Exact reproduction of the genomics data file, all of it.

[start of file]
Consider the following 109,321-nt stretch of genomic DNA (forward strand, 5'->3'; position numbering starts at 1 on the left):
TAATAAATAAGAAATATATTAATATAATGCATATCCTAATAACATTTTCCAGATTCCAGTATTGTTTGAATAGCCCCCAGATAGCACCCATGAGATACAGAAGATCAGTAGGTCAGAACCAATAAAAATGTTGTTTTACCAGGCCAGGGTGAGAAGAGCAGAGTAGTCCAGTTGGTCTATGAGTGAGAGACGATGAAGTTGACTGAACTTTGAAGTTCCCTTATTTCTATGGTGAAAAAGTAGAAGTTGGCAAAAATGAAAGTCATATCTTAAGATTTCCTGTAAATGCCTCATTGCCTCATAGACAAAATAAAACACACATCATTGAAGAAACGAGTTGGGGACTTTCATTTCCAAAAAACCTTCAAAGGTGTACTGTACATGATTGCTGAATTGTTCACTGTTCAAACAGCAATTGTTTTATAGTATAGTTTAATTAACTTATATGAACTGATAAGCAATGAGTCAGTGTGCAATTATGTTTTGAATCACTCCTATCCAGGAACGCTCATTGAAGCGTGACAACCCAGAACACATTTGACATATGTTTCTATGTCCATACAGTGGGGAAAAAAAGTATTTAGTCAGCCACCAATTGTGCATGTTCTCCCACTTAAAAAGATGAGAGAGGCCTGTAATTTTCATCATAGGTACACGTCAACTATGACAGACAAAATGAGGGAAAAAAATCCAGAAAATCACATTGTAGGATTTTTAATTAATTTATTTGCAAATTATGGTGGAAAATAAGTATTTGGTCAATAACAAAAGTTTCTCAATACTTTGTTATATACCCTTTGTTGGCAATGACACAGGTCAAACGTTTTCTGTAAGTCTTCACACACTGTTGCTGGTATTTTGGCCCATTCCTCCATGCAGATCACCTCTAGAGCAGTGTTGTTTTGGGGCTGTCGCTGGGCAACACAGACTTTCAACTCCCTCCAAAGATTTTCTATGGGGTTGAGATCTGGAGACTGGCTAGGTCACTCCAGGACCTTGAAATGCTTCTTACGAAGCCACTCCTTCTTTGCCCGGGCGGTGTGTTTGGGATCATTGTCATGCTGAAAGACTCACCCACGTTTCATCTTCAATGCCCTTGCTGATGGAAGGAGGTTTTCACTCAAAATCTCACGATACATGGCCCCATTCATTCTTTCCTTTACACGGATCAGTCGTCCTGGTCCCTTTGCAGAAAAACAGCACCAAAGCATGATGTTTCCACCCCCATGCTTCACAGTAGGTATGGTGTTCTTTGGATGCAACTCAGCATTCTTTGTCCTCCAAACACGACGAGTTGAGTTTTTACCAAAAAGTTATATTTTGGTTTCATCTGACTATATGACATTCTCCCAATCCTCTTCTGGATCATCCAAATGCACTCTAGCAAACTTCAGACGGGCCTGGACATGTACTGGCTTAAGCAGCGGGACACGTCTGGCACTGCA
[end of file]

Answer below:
Consider the following 109,321-nt stretch of genomic DNA (forward strand, 5'->3'; position numbering starts at 1 on the left):
TAATAAATAAGAAATATATTAATATAATGCATATCCTAATAACATTTTCCAGATTCCAGTATTGTTTGAATAGCCCCCAGATAGCACCCATGAGATACAGAAGATCAGTAGGTCAGAACCAATAAAAATGTTGTTTTACCAGGCCAGGGTGAGAAGAGCAGAGTAGTCCAGTTGGTCTATGAGTGAGAGACGATGAAGTTGACTGAACTTTGAAGTTCCCTTATTTCTATGGTGAAAAAGTAGAAGTTGGCAAAAATGAAAGTCATATCTTAAGATTTCCTGTAAATGCCTCATTGCCTCATAGACAAAATAAAACACACATCATTGAAGAAACGAGTTGGGGACTTTCATTTCCAAAAAACCTTCAAAGGTGTACTGTACATGATTGCTGAATTGTTCACTGTTCAAACAGCAATTGTTTTATAGTATAGTTTAATTAACTTATATGAACTGATAAGCAATGAGTCAGTGTGCAATTATGTTTTGAATCACTCCTATCCAGGAACGCTCATTGAAGCGTGACAACCCAGAACACATTTGACATATGTTTCTATGTCCATACAGTGGGGAAAAAAAGTATTTAGTCAGCCACCAATTGTGCATGTTCTCCCACTTAAAAAGATGAGAGAGGCCTGTAATTTTCATCATAGGTACACGTCAACTATGACAGACAAAATGAGGGAAAAAAATCCAGAAAATCACATTGTAGGATTTTTAATTAATTTATTTGCAAATTATGGTGGAAAATAAGTATTTGGTCAATAACAAAAGTTTCTCAATACTTTGTTATATACCCTTTGTTGGCAATGACACAGGTCAAACGTTTTCTGTAAGTCTTCACACACTGTTGCTGGTATTTTGGCCCATTCCTCCATGCAGATCACCTCTAGAGCAGTGTTGTTTTGGGGCTGTCGCTGGGCAACACAGACTTTCAACTCCCTCCAAAGATTTTCTATGGGGTTGAGATCTGGAGACTGGCTAGGTCACTCCAGGACCTTGAAATGCTTCTTACGAAGCCACTCCTTCTTTGCCCGGGCGGTGTGTTTGGGATCATTGTCATGCTGAAAGACTCACCCACGTTTCATCTTCAATGCCCTTGCTGATGGAAGGAGGTTTTCACTCAAAATCTCACGATACATGGCCCCATTCATTCTTTCCTTTACACGGATCAGTCGTCCTGGTCCCTTTGCAGAAAAACAGCACCAAAGCATGATGTTTCCACCCCCATGCTTCACAGTAGGTATGGTGTTCTTTGGATGCAACTCAGCATTCTTTGTCCTCCAAACACGACGAGTTGAGTTTTTACCAAAAAGTTATATTTTGGTTTCATCTGACTATATGACATTCTCCCAATCCTCTTCTGGATCATCCAAATGCACTCTAGCAAACTTCAGACGGGCCTGGACATGTACTGGCTTAAGCAGCGGGACACGTCTGGCACTGCA